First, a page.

Author avatar

Gaurav Singhal

How to Send State of Current Component as a Parameter to Another External Method Using React

Gaurav Singhal

  • Sep 15, 2020
  • 6 Min read
  • 17,039 Views
  • Sep 15, 2020
  • 6 Min read
  • 17,039 Views
Web Development
Front End Web Development
Client-side Framework
React

Introduction

Communicating data between React components is crucial as it allows you to create more dynamic web applications. But since React has only one-way data flow, it can get tricky to communicate or send data to other components.

To update the state in a parent component, you have to pass the data into the callback prop. Instead of giving the data or state into the callback prop, you can send it directly to an external method to complete a specific task. In this guide, you'll learn how to submit a component's state to an external method.

State in React

In React, the state of the component is an object that contains some data. The state may change over the lifecycle of the component. Earlier, states were only used in class-based components, but now because of hooks, you can use the useState hook to leverage state in a function-based component.

Passing State to a Component

Before diving into how to send state to an external method, take a look at how to pass it to a component.

To pass the state into another component, you can pass it as a prop.

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class ParentComponent extends Component {
    state = {
        // ..
    }
    render() {
        return <ExampleComponent data={this.state}>
    }
}
jsx

Then, inside <ExampleComponent />, you can access the data as this.props.data.

Passing State to an External Method

Sending state to an external method is similar to passing state to a child component. Passing this.state into the external method's parameter will do the trick.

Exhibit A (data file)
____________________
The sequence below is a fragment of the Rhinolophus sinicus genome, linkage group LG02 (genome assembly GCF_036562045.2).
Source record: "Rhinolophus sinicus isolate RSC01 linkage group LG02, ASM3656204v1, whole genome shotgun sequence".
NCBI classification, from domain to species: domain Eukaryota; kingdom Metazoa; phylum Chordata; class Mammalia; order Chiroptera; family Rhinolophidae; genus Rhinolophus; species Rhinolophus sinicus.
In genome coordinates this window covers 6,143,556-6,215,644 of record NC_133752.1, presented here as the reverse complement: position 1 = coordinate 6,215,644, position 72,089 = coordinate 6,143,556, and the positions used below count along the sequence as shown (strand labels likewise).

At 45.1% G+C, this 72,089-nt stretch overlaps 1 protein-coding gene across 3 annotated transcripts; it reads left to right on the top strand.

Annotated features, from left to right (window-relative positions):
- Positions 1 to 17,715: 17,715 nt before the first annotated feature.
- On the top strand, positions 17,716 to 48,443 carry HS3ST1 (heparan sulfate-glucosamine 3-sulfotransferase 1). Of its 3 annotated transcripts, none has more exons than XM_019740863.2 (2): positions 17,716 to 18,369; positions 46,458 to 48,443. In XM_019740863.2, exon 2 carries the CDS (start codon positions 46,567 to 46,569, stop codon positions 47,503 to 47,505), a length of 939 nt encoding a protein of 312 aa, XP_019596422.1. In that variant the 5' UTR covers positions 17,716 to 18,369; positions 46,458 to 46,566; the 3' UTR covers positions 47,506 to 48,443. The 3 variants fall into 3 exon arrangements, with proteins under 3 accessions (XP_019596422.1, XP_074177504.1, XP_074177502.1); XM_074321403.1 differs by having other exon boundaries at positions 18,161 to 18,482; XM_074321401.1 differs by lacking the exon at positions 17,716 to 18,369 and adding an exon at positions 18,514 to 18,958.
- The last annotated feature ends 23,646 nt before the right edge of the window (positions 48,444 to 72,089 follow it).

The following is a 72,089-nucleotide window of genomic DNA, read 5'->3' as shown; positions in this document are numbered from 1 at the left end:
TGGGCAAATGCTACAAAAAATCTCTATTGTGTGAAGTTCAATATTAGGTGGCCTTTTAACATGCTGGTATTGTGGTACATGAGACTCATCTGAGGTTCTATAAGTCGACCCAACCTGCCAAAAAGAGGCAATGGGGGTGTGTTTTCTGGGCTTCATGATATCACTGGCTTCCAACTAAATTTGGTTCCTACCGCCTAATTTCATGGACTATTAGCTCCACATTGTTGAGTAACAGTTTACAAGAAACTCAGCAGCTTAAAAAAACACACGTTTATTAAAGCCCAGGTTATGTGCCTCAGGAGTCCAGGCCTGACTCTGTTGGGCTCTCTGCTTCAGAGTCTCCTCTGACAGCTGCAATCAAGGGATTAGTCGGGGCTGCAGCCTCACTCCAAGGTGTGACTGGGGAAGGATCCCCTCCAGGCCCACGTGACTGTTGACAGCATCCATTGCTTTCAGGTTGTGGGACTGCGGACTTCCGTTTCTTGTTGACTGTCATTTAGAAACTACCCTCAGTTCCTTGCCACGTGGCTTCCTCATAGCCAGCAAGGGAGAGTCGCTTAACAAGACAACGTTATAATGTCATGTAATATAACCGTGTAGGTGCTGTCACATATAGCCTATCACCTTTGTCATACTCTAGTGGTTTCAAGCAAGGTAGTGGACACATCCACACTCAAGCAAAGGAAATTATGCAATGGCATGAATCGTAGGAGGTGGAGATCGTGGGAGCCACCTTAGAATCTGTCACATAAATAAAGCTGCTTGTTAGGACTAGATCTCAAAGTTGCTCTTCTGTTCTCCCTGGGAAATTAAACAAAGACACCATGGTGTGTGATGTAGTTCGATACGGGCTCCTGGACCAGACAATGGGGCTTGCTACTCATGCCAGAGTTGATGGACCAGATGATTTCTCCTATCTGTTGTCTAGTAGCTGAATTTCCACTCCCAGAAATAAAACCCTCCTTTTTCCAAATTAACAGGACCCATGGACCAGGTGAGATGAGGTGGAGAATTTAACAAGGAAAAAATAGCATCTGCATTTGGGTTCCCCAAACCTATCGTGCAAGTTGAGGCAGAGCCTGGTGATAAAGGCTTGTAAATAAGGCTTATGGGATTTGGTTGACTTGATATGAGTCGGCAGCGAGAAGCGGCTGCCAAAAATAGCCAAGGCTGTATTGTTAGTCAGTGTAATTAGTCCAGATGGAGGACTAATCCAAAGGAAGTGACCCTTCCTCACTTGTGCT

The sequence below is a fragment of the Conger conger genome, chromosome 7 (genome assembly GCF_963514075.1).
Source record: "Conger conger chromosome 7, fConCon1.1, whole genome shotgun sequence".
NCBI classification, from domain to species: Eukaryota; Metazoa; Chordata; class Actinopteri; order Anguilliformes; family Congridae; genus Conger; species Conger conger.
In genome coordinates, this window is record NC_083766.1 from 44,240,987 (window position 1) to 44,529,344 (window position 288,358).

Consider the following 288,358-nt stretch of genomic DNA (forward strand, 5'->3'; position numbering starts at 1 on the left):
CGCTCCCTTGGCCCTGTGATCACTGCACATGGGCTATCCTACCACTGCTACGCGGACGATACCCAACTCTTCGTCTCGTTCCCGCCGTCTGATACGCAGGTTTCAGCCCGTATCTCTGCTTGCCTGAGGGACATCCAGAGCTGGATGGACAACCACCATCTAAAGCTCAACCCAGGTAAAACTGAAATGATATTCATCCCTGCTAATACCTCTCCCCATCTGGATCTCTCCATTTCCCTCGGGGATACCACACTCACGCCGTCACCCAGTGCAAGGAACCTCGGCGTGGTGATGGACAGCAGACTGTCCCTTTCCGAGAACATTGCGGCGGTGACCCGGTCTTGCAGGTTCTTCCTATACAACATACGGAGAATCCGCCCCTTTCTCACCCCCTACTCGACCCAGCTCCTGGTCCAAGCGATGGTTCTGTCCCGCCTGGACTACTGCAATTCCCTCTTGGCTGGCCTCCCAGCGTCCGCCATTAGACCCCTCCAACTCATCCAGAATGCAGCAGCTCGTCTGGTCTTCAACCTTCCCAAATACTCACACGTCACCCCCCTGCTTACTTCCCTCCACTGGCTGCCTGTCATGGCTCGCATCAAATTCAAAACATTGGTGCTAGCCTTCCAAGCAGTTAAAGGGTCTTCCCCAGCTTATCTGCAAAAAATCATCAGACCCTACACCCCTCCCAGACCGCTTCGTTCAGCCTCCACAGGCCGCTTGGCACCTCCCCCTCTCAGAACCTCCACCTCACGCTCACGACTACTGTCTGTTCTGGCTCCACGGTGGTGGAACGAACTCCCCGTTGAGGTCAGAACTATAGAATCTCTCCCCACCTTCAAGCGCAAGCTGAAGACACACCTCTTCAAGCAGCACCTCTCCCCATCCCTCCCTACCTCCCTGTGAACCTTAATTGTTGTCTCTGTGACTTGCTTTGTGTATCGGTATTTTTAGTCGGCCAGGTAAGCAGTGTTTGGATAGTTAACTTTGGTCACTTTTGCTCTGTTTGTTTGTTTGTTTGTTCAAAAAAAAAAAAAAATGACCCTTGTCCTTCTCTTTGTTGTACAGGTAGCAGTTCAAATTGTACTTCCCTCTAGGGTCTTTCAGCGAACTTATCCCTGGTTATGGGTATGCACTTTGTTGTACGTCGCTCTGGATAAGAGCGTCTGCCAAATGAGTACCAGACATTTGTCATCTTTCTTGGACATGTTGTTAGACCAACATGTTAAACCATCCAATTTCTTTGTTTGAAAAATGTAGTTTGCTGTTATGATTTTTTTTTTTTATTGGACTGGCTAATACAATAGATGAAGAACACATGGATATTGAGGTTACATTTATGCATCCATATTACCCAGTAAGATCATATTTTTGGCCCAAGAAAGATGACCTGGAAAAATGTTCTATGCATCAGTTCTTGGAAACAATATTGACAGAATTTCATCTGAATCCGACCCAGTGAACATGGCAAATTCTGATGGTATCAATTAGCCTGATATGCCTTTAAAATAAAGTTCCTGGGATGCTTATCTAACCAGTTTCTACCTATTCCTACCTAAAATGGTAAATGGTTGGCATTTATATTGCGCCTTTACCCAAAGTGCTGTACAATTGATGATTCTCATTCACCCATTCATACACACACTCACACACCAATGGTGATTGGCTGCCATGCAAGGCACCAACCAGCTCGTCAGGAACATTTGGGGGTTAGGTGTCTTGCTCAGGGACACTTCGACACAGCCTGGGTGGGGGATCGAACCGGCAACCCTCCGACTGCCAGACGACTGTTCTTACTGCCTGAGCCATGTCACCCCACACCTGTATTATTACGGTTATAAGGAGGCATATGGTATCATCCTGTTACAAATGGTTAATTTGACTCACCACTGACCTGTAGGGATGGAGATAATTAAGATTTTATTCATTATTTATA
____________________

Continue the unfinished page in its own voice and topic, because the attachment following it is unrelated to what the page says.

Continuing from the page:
Let's take an example of a login form from the React Bootstrap documentation. It will have the email and password in its state.

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class LoginForm extends Component {
  state = {
    email: "",
    password: ""
  };

  handleChange = e => this.setState({ [e.target.name]: e.target.value });

  render() {
    return (
      <Form>
        <h2>Login</h2>
        <hr />
        <Form.Group controlId="formBasicEmail">
          <Form.Label>Email address</Form.Label>
          <Form.Control
            type="email"
            placeholder="Enter email"
            onChange={this.handleChange}
          />
          <Form.Text className="text-muted">
            We'll never share your email with anyone else.
          </Form.Text>
        </Form.Group>

        <Form.Group controlId="formBasicPassword">
          <Form.Label>Password</Form.Label>
          <Form.Control
            type="password"
            placeholder="Password"
            onChange={this.handleChange}
          />
        </Form.Group>
        <Form.Group controlId="formBasicCheckbox">
          <Form.Check type="checkbox" label="Check me out" />
        </Form.Group>
        <Button variant="primary" type="button">
          Submit
        </Button>
      </Form>
    );
  }
}
jsx